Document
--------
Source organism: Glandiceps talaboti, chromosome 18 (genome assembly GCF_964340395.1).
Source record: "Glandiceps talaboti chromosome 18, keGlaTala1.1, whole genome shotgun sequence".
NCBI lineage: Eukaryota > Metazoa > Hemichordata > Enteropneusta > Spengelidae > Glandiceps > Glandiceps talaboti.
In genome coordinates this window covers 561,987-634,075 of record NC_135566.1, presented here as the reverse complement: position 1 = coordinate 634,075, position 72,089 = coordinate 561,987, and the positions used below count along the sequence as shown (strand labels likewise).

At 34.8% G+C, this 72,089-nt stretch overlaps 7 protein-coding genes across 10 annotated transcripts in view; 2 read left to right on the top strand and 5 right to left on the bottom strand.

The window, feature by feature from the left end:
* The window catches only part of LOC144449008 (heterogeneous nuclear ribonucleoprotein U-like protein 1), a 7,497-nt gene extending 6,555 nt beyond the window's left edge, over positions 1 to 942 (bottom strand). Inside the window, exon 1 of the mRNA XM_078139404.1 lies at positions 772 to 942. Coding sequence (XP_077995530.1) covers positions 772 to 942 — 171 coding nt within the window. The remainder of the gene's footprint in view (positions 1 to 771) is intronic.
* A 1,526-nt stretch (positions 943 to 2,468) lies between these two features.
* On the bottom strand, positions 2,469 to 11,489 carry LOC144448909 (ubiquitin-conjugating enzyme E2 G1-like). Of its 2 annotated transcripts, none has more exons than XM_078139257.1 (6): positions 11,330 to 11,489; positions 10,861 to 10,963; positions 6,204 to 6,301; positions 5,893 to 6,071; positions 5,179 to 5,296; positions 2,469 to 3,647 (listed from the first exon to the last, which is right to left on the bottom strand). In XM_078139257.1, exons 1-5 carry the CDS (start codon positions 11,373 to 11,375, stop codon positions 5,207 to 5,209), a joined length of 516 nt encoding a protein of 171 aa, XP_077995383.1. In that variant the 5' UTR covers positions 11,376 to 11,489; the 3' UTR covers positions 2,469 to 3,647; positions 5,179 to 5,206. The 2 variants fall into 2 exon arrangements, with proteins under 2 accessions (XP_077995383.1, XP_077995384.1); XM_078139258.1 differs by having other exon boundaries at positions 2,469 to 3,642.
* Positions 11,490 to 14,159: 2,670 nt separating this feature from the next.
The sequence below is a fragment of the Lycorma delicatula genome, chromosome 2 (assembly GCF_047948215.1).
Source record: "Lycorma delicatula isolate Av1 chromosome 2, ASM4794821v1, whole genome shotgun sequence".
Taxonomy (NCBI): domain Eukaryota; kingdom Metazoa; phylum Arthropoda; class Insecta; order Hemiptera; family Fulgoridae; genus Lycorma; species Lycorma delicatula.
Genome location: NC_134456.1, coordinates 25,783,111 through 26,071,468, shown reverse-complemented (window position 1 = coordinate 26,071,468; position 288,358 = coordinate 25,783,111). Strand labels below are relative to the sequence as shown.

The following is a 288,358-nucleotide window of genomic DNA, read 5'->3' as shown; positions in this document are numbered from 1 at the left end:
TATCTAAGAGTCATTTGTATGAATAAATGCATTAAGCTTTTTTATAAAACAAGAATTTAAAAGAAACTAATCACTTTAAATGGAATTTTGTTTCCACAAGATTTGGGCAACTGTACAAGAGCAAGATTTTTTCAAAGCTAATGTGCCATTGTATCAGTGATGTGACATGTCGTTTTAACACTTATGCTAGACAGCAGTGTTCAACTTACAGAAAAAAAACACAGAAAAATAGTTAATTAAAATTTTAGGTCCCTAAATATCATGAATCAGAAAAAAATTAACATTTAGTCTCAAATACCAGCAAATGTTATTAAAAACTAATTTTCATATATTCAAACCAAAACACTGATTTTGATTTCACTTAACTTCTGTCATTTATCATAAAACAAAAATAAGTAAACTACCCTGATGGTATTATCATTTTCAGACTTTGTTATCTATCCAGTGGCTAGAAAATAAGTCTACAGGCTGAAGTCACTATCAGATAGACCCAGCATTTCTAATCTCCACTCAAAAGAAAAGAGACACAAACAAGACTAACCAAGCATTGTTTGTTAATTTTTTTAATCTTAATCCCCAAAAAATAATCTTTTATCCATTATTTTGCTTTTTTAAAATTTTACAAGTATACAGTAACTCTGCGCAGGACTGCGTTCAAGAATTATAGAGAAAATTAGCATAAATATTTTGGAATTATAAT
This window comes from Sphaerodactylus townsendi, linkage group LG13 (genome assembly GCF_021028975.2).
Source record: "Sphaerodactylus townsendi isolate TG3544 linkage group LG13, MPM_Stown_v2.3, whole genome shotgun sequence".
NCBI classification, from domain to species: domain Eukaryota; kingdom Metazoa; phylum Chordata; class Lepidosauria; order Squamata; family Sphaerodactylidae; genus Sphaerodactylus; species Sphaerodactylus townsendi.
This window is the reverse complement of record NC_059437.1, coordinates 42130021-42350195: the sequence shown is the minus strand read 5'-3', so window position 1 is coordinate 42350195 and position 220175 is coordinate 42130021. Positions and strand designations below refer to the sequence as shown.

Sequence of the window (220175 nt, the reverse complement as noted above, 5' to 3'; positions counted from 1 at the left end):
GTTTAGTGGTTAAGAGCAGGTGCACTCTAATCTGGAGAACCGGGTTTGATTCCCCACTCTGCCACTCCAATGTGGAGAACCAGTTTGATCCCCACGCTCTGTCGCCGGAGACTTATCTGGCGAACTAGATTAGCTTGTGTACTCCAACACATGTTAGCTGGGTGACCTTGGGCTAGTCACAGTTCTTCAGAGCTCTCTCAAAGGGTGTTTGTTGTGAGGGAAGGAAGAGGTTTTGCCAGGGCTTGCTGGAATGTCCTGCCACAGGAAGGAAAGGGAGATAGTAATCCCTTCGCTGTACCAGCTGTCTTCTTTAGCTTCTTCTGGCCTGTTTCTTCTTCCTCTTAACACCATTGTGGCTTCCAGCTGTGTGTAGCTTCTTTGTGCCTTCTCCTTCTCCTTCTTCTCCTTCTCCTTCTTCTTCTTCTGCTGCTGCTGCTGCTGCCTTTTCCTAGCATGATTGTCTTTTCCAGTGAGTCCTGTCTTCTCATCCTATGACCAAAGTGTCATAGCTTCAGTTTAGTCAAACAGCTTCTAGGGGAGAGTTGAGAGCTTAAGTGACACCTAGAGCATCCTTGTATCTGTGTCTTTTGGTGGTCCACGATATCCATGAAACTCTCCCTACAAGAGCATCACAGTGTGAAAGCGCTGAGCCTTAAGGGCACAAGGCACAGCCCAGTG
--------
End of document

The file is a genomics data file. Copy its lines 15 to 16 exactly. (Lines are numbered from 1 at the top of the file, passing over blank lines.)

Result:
The following is a 288,358-nucleotide window of genomic DNA, read 5'->3' as shown; positions in this document are numbered from 1 at the left end:
TATCTAAGAGTCATTTGTATGAATAAATGCATTAAGCTTTTTTATAAAACAAGAATTTAAAAGAAACTAATCACTTTAAATGGAATTTTGTTTCCACAAGATTTGGGCAACTGTACAAGAGCAAGATTTTTTCAAAGCTAATGTGCCATTGTATCAGTGATGTGACATGTCGTTTTAACACTTATGCTAGACAGCAGTGTTCAACTTACAGAAAAAAAACACAGAAAAATAGTTAATTAAAATTTTAGGTCCCTAAATATCATGAATCAGAAAAAAATTAACATTTAGTCTCAAATACCAGCAAATGTTATTAAAAACTAATTTTCATATATTCAAACCAAAACACTGATTTTGATTTCACTTAACTTCTGTCATTTATCATAAAACAAAAATAAGTAAACTACCCTGATGGTATTATCATTTTCAGACTTTGTTATCTATCCAGTGGCTAGAAAATAAGTCTACAGGCTGAAGTCACTATCAGATAGACCCAGCATTTCTAATCTCCACTCAAAAGAAAAGAGACACAAACAAGACTAACCAAGCATTGTTTGTTAATTTTTTTAATCTTAATCCCCAAAAAATAATCTTTTATCCATTATTTTGCTTTTTTAAAATTTTACAAGTATACAGTAACTCTGCGCAGGACTGCGTTCAAGAATTATAGAGAAAATTAGCATAAATATTTTGGAATTATAAT